Newsletter : 5fax1220.txt
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Publisher\Editor Don Canaan
Dec. 20, 1995, V3, #231
All the News the Big Guys Missed
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Assassination Trial Starts in Tel Aviv
By Al Pessin (VOA-Jerusalem)
The trial of the confessed assassin of Israeli Prime Minister
Yitzhak Rabin began Tuesday, but the proceedings were recessed
until Jan. 23 so defense attorneys could review the evidence. The
brief court session came on the same morning that Israel's
largest-circulation newspaper published the only known pictures
of the killing for the first time.
The former law student, Yigal Amir, walked into a Tel Aviv
courtroom Tuesday, appearing relaxed, smiling and waving to his
parents. He faces life in prison if convicted of killing Rabin
Nov. 4, as he left a peace rally.
The defendant has confessed to the killing, and to stalking Rabin
for months, hoping his death would end the policy of expanding
Palestinian autonomy. That process has continued under Israel's
As Tuesday's court session began, Amir's lawyers told the three
judge panel they had not yet been given copies of the evidence
and had not met with their client in three-and-a-half weeks. The
court granted their request for a lengthy recess to prepare their
case. It is not known how they plan to defend their client, who
was captured at the scene. He is expected to enter a formal plea
when the case resumes next month. The defendant also faces a
separate trial on charges of conspiracy and various weapons
violations, together with his brother Hagai and their friend Dror
As the trial started, Israel's leading newspaper, Yediot Aharonot,
published pictures taken from a videotape of the killing. The
pictures show the defendant waiting in the parking area near
Rabin's car, then approaching the prime minister as he walked
toward the car. The student is seen reaching for his gun and then
thrusting it toward Rabin's back. A flash from the gun signals the
moment the gunman fired the first of three shots. In the next
frame, Rabin turns in surprise. A moment later he is seen lying on
The videotape was recorded by a local resident watching the rally
from a nearby balcony. The man, Roni Kempler, gave the tape to the
state commission investigating the assassination a month ago, but
only sold the media rights Monday, for a reported $400,000.
Palestinian Poll Shows Arafat Winning Presidency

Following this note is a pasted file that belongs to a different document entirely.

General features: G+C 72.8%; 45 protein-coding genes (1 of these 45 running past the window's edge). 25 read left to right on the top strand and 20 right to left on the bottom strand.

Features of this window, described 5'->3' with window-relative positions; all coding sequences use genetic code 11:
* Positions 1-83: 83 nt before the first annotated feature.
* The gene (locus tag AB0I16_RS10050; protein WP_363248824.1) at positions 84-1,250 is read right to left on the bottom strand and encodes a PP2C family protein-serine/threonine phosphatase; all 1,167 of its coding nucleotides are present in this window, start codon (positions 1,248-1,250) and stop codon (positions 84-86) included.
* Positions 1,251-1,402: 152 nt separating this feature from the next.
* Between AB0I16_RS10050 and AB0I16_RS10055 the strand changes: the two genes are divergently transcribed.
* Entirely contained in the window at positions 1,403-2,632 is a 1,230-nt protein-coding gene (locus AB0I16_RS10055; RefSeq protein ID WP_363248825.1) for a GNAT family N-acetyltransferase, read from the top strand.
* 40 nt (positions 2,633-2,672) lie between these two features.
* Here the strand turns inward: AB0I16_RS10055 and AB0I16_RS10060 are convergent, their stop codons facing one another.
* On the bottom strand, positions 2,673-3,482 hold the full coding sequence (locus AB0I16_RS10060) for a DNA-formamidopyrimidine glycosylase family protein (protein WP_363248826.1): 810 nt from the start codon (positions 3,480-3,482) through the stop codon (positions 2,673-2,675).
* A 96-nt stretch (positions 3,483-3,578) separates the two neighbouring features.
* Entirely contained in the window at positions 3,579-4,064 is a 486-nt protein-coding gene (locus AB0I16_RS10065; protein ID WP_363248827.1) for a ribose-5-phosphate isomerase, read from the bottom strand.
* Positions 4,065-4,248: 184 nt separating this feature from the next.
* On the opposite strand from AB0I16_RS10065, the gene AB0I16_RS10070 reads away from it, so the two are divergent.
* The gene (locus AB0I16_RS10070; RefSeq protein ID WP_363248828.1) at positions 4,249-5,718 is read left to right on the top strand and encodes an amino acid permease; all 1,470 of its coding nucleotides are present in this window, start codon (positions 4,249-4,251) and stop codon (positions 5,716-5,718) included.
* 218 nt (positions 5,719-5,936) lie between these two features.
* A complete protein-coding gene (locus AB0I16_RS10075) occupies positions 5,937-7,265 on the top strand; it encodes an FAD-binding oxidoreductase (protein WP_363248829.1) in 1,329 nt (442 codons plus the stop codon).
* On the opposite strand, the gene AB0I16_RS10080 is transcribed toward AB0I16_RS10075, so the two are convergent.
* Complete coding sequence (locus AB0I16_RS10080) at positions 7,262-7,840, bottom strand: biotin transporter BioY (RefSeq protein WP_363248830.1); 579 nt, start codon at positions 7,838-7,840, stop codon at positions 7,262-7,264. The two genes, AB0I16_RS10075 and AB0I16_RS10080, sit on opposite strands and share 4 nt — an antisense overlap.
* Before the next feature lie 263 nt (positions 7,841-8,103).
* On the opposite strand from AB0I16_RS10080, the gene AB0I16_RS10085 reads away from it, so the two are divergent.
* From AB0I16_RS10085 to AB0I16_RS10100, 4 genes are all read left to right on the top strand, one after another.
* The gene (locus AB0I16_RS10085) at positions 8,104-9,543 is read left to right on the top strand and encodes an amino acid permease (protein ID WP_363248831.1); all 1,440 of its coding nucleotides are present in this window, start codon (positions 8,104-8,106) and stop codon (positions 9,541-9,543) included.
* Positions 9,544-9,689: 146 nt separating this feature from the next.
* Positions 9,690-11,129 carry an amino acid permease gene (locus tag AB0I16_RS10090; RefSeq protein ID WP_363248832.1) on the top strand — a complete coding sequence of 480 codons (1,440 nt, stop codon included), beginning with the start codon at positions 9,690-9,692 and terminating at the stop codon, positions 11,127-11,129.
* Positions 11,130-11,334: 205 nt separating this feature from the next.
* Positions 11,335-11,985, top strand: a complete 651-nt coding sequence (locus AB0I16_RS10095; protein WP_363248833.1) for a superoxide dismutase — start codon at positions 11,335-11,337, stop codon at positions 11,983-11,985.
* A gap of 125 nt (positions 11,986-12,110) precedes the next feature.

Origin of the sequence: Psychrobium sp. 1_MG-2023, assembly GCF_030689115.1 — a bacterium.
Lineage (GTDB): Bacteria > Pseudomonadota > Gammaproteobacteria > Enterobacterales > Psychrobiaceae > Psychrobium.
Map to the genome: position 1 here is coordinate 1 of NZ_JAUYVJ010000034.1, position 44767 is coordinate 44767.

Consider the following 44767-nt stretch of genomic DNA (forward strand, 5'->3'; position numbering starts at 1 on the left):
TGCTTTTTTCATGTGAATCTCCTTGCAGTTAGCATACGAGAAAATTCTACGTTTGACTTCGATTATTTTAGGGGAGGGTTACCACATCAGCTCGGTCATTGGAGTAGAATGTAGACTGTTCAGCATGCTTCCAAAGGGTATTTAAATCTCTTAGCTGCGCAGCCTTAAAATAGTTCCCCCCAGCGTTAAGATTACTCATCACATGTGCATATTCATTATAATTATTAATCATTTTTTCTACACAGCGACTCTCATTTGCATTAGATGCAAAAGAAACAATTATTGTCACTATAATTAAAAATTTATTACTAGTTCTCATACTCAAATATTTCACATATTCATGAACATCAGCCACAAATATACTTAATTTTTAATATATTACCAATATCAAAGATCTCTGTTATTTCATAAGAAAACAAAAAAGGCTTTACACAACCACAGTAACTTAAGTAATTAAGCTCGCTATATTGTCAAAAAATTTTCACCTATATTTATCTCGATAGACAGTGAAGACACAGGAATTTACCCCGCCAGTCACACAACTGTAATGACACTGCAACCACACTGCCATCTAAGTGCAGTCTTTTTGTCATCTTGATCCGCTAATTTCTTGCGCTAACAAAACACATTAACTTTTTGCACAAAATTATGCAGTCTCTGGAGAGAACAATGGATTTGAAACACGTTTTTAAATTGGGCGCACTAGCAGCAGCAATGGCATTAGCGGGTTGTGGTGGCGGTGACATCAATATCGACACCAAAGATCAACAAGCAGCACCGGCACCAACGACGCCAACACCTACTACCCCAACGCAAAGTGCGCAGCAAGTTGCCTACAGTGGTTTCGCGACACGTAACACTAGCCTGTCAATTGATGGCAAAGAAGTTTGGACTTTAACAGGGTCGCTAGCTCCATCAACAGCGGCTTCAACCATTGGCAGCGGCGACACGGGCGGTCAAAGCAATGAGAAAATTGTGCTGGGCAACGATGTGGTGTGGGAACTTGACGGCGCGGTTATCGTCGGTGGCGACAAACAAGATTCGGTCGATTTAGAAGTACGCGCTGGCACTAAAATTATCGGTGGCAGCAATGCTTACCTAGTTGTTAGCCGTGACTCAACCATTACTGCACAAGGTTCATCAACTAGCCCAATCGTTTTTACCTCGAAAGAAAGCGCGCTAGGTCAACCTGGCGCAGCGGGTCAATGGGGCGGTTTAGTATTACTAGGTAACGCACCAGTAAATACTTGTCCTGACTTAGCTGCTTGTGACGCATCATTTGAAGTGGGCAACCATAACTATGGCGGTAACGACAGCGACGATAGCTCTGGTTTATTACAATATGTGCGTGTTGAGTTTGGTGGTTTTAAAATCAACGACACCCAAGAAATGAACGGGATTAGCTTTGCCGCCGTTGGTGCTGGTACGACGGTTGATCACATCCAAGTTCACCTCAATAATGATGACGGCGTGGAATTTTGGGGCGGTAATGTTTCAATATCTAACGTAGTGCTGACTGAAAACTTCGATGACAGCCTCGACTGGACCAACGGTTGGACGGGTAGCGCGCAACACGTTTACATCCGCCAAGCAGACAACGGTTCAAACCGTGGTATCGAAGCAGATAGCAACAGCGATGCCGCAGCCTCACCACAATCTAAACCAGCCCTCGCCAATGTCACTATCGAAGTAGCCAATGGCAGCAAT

By Al Pessin (VOA-Jerusalem)
A public opinion survey published Tuesday indicates the Palestinian
leader, Yasir Arafat, will win a landslide victory in elections
next month, and his party could win an outright majority of seats
in the new Palestinian Council, without needing a coalition
partner. The survey also shows increased support for the peace
process, decreased support for militant groups, and a transition in
Palestinian society away from issues of occupation and toward the
kind of every-day concerns seen in polls everywhere.
The survey published by the well-respected Nablus-based Center for
Palestine Research and Studies says if the Palestinian elections
were held today, Arafat would receive 68 percent of the vote, with
the rest widely split among several possible challengers.
Arafat's Fatah Party receives the support of 55 percent of those
surveyed in the West Bank and Gaza, with the militant Islamic group
Hamas a distant second at just under 10 percent. A year ago, Hamas
scored 20 percent or more in similar surveys.
The poll also shows a considerable amount of support for the peace
process which is resulting in widespread Palestinian autonomy and
the elections themselves. Eighty-four percent of those surveyed
said they would vote for candidates based on their support for the
peace process. According to the survey Palestinian voters will
also look at each candidate's involvement in the Palestinian
movement, his or her education and level of religious commitment,
and, to a lesser extent, party affiliation.
The survey indicates 71 percent of Palestinians will vote in the
Jan. 20 elections, even if Hamas calls for a boycott. In addition,
68 percent believe the elections will be free and fair, and 70
percent believe the new council will play a real role in
determining the future of Palestinians. And intraditionally
male-dominated Palestinian society, 67 percent say they expect to
vote for at least one woman running in their district.
Among the most interesting results of the survey is that when asked
to name the most important issue facing Palestinian society today,
the number one answer among Palestinians is unemployment, followed by
the decline of religion, poverty and limits on free speech.
This survey of 1,200 Palestinians in the West Bank and Gaza is the
21st done by the research center. Early surveys showed hope for
the peace process, while later ones showed disillusionment and
distrust as the negotiations dragged on.
The latest survey shows a strengthening of support for the peace
process, now that the expansion of autonomy is being implemented
and the election process has begun through the registration of
voters and the nomination of candidates. The campaign is scheduled
to begin a week from Saturday.
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